Jim Koch on Finally Opening a Samuel Adams Taproom in Downtown Boston

Jim Koch is holding court on the lower level of Samuel Adams’ new taproom in downtown Boston.

Koch, the founder of the Boston Beer Company, is his usual gregarious self and dressed in his typical every-day uniform: denim Samuel Adams button-down shirt and khakis. He’s loaded with quips, microphone in one hand, Boston Lager in the other.

The 14,000 sq. ft. Samuel Adams Taproom, which opens tonight, has been a couple of years in the offing, located about 20 yards from the statue of the beer brand’s namesake, a Founding Father and revolutionary. Historic ground, indeed, but also a bit of a cursed location for previous tenants.

“This space has basically been a suicide spot for restaurants,” Koch admitted to an audience that included Dogfish Head founders Sam and Mariah Calagione, a number of Massachusetts wholesalers, retailers, members of the media and Boston Beer employees, among others.

“When I first started Sam Adams, it was a Houlihan’s,” Koch continued. “They went broke. And then it was a Houston’s, and they went broke. Then it was a Hillstone, and they went broke. So this is kind of a graveyard that we built this on, but the city and our landlord, Oxford, was willing to rethink the space and open it up and develop space out onto the plaza … and make this a really cool space at the entrance to Faneuil Hall.”

Koch recalled a realtor telling him that 13 million people pass the tourist-heavy location daily.

“That’s not a great spot,” he said he told the realtor. “They’re walking by. So our job is to get maybe a million of those 13 million to stop in and have a beer, or maybe two, and then go to our many customers here in Faneuil Hall to have a real meal because I’m smart enough to know that I don’t want to run a restaurant.

“That’s hard work, and if there’s one thing I hate in life, it’s hard work,” he added. “I’d rather be the designated drinker here.”

Still, the location will offer pub food, including cheese boards, warm pretzels and flatbreads, as well as daily lunch offerings, such as a BLT, pastrami on rye and crispy chicken sandwich.

Despite the challenge of luring tourists and locals into the taproom, Koch said he considers the location the “right place” given the historical significance.

“When I started my brewery, my company, I named the beer after Sam Adams because I wanted to do what he did,” he said. “He started a political revolution and declared independence for the United States. I wanted to start a beer revolution and declare beer independence for the United States and teach American beer drinkers that small independent brewers like Sam Adams can make world class beers.”

Thirty-six years later, Koch said the U.S. is closing in on 10,000 craft breweries. Those brewers, many of which run their own taprooms, have taken a chunk out of the Samuel Adams beer brand in recent years, as Koch has outlined on several of the publicly traded company’s earnings calls.

In fact, Boston Beer — which also makes the Truly Hard Seltzer, Twisted Tea and Angry Orchard Cider products — produced more of its non-traditional beer offerings than beer in 2019.

According to market research firm IRI, dollar sales of Samuel Adams Boston Lager declined 7.9% in 2019. Nevertheless, Boston Beer, driven by sales growth of hard tea and seltzer, was the top-selling craft beverage maker and the sixth-largest beer company overall in 2019. Boston Beer’s off-premise dollar sales increased 25%, to nearly $1.3 billion.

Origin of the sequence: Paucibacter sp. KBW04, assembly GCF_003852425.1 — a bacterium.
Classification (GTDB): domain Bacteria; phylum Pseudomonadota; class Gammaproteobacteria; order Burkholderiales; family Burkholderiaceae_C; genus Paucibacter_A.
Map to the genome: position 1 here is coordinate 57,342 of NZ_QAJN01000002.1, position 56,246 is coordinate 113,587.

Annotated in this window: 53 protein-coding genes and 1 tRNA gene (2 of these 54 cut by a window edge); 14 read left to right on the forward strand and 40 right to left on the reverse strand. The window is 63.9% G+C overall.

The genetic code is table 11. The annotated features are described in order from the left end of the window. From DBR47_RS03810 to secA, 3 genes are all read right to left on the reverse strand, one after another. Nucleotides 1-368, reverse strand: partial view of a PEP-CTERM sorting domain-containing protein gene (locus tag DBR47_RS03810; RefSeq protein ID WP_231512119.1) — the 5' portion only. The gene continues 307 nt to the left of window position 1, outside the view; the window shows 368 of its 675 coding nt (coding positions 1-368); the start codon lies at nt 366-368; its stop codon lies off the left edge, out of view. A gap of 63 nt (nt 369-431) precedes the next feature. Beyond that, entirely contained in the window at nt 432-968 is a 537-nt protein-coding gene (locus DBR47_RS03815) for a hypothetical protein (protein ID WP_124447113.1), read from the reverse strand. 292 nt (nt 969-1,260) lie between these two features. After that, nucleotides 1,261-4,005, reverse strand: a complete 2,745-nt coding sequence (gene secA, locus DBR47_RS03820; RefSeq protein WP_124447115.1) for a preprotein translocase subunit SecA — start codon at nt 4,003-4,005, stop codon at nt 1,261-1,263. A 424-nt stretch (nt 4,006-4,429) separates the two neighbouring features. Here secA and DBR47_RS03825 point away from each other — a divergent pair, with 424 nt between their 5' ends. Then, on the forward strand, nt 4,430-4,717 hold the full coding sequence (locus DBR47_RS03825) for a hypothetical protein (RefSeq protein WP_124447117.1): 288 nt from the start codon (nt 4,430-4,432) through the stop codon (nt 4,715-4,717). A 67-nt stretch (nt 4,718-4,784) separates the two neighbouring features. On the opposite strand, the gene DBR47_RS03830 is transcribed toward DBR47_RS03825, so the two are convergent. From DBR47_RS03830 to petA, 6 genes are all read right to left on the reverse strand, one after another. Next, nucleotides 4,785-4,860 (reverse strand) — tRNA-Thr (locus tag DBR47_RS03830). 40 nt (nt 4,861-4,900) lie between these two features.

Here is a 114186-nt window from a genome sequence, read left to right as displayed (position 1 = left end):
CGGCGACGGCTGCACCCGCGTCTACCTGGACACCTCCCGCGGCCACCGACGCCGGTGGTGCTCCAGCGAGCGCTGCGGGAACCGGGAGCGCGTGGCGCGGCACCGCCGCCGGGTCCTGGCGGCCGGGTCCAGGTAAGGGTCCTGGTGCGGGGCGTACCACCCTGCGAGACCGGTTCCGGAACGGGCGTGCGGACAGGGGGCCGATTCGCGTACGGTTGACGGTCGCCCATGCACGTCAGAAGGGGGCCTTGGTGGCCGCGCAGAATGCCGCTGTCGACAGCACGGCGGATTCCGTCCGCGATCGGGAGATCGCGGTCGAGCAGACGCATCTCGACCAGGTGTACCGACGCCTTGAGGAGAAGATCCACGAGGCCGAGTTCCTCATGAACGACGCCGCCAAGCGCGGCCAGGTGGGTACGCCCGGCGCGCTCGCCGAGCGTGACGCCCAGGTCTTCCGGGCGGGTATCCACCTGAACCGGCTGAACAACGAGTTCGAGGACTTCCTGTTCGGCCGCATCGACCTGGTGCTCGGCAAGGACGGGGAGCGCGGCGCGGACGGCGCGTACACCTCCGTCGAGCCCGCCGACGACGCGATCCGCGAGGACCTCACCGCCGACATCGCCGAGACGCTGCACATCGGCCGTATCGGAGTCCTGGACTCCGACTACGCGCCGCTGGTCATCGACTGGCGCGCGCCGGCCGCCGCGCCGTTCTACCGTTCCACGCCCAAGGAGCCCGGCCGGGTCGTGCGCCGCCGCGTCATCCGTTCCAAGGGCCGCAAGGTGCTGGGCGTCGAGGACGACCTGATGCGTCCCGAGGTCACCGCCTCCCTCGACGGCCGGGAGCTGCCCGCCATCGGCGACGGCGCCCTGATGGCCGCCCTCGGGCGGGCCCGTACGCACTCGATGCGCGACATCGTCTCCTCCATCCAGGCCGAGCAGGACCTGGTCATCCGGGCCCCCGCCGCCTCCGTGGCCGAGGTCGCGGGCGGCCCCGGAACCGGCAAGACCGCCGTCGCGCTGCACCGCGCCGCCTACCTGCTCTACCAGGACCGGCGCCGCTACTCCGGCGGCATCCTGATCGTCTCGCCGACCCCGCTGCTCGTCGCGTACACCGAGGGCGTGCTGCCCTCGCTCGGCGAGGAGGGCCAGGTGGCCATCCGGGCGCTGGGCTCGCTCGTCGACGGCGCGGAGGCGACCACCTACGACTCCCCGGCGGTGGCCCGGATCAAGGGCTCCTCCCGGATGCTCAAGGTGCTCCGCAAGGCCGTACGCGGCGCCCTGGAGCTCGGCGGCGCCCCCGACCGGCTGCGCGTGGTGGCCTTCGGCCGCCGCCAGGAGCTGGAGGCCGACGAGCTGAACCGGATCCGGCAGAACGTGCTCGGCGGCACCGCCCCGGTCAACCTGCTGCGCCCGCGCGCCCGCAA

For Boston Beer, the Samuel Adams taproom represents a multi-million dollar project. In an interview interview with Brewbound, Koch declined to put a number on the project but said it was “a lot.”

“This was a very expensive site to realize our vision,” he said, explaining the company had to conform to building in a historic space, while trying to build a modern building capable of accommodating a working 4.25-barrel brewhouse.

“If you were halfway sane, you would find an easier spot,” he said.

Indeed, the taproom features three floors, and a rooftop patio. Megan Parisi is serving as head brewer, kicking innovation beers that Koch said could eventually be scaled up if they prove popular within the taproom.

Of the 20 draft lines, 12 will be dedicated to beers brewed onsite, which currently include a “House” New England IPA and a “Moscow Mule” beer.

Although Boston Beer merged with Dogfish Head nearly nine months ago, the Milton, Delaware-based craft brewery’s offerings won’t be sold at the Samuel Adams taproom.

“People are going to come here for Sam Adams, as they should, and we’re going to give them Sam Adams,” Koch said.

The taproom, however, will serve Truly on tap in order to give drinkers a gluten-free option, Koch said.

However, that’s the cutoff. One thing the taproom will take from Dogfish Head is its “Beer Exploration Journal,” which seeks consumer feedback through iPads.

“If someone gets a flight, you can give them the iPad and they can evaluate the beer and make comments on them,” Koch said. “We’re going to use their innovation to get drinker feedback.”

Koch chalked the feedback system as another benefit of the two companies merging last year.

“Those things are starting to materialize,” he said. “We’re learning from him [Sam Calagione], he’s learning from us.”

As for the taproom, Koch, who earlier in the evening claimed he stepped foot inside the taproom for the first time Thursday evening, staying away throughout the entire two-year construction process, sees it as “a statement.”

“This was to make a statement and to have Sam Adams’ presence here in this spot where it’s the closest spot to Sam Adams the patriot, the founding father, the revolutionary, the brewer,” he said. “He was a real person who walked on this site and helped organize a revolution here. That part gives me tingles.”

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